The International Conference on Population and Development (ICPD), the 1993 International Convention on the Elimination of All Forms of Discrimination against Women (ICEADW), and the 1994 Beijing Action Plan on Human and Sexual and Reproductive Rights Governments are committed to ensuring the rights of their people, to the provision of free primary health care, and to the creation of the highest standards, rights-based and equitable access to health care.

International experience shows that access to health care services depends on domestic legislation. It depends a lot on how the legislation is implemented. The legal guarantee of free access to primary health care and reproductive health services for women of all ages in Mongolia provides a positive basis for reproductive health, but in practice it is limited by the location of women and their household income levels.

Reproductive health is a complex concept of not only the health of the human reproductive system, but also physical, mental and social perfection. Reproductive health includes a comprehensive set of concepts, including a satisfying and safe sex life, reproductive capacity, and the ability to make decisions about fertility. Sexual health is a positive attitude towards sexual life, and the goal of sexual health services is to improve personal relationships and living conditions, as well as to provide counseling services related to reproductive and sexually transmitted diseases.

The MONFEMNET National Network includes Strategy 2 to raise public awareness of sexual space, reproduction and human rights, and gender equality. In this context, in 2014, MONFEMNET joined the Asia-Pacific Knowledge and Advocacy Capacity Building Network, became a partner of the Asia-Pacific Women's Information and Research Center (ARROW), and implemented the “ Making sex and reproductive rights and health accessible to all” program in Mongolia. The program has been successfully implemented in the Asia-Pacific region of Bangladesh, Cambodia, China, India, Indonesia, Laos, Maldives, Malaysia, Mongolia, Nepal, Pakistan, the Philippines, Sri Lanka, Thailand and Vietnam.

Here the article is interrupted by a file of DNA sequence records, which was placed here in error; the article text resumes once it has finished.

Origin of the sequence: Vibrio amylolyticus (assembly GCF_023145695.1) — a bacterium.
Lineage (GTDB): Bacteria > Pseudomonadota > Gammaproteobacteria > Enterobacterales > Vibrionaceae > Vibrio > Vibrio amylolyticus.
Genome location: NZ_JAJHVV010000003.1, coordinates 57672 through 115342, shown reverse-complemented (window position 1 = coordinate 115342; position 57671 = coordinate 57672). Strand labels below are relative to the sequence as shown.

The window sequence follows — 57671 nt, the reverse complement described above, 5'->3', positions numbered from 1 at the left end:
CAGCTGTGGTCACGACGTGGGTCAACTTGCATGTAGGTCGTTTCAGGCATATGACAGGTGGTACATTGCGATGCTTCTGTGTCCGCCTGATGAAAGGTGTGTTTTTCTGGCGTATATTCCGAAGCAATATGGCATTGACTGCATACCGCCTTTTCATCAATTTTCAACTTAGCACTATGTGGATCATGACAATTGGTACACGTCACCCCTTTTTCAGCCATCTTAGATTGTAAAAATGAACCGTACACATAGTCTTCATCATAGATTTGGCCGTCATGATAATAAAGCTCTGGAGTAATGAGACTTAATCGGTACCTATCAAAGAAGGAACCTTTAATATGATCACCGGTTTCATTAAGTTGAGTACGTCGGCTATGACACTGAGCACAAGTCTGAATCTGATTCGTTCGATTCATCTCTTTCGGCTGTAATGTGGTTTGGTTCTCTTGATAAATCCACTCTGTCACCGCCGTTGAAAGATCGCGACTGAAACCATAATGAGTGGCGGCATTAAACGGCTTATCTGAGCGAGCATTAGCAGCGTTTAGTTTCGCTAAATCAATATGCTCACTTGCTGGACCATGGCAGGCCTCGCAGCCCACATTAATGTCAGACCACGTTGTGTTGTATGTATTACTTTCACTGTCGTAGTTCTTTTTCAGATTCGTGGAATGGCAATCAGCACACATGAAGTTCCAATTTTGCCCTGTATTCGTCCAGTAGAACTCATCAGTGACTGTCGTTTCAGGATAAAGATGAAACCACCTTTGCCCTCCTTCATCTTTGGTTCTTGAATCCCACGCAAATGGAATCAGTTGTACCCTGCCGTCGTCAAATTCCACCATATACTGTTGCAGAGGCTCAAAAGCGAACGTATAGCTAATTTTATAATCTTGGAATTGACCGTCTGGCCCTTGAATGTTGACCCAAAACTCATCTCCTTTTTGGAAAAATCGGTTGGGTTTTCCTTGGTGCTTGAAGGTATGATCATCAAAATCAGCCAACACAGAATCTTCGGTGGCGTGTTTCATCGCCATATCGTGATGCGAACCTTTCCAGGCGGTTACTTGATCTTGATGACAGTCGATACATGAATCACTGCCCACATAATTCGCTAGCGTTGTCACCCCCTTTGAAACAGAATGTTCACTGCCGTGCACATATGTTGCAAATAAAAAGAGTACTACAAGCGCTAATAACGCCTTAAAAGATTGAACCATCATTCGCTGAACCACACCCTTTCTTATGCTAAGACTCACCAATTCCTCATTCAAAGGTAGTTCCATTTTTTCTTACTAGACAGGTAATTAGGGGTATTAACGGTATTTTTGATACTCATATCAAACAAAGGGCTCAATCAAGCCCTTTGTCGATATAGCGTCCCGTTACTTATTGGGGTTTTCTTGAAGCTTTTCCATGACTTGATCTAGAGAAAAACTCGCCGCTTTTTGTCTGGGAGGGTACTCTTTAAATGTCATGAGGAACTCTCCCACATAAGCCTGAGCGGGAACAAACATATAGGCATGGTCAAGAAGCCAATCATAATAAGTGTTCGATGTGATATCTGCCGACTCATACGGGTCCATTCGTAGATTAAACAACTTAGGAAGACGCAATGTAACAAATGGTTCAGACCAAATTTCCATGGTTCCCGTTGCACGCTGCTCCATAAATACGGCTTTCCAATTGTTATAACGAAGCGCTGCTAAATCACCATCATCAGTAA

Women's leadership in local government

Purpose:

Contribute to democratic, humane, and sustainable development based on gender equality and human rights by strengthening women's political participation and influence at the national and local levels, and by increasing women's political and decision-making participation and influence through effective processes.

Provide women leaders elected in aimag, capital city, soum and district Citizens 'Representatives' Khurals with collective leadership skills and increase their advocacy capacity.

Purpose:

  • Improve the political participation, leadership and advocacy capacity of local women;
  • Increase women's participation in local decision-making
  • Contribute to increasing women's participation and representation in parliamentary and local elections;
  • Create a network of facilitators who can support women candidates and candidate managers on topics such as women's political participation, human rights, gender equality, and collective leadership.

Training Features

  • Participatory: Based on the principles of active and equal participation of all, co-development, mutual learning, and self-study;
  • Created by Collaborative Knowledge: Candidates are based on the needs of women and enriched by their experience. Each participant shared and learned from examples, information, and techniques from their work and life;
  • Based on local specifics and characteristics:  Based on knowledge about the needs of women candidates, their life experiences, and the specifics of local development. Shared experience and knowledge on election campaign planning and implementation;
  • Combination of theory and practice: Developed skills such as teamwork, analysis, problem identification, discussion, self-expression, and listening;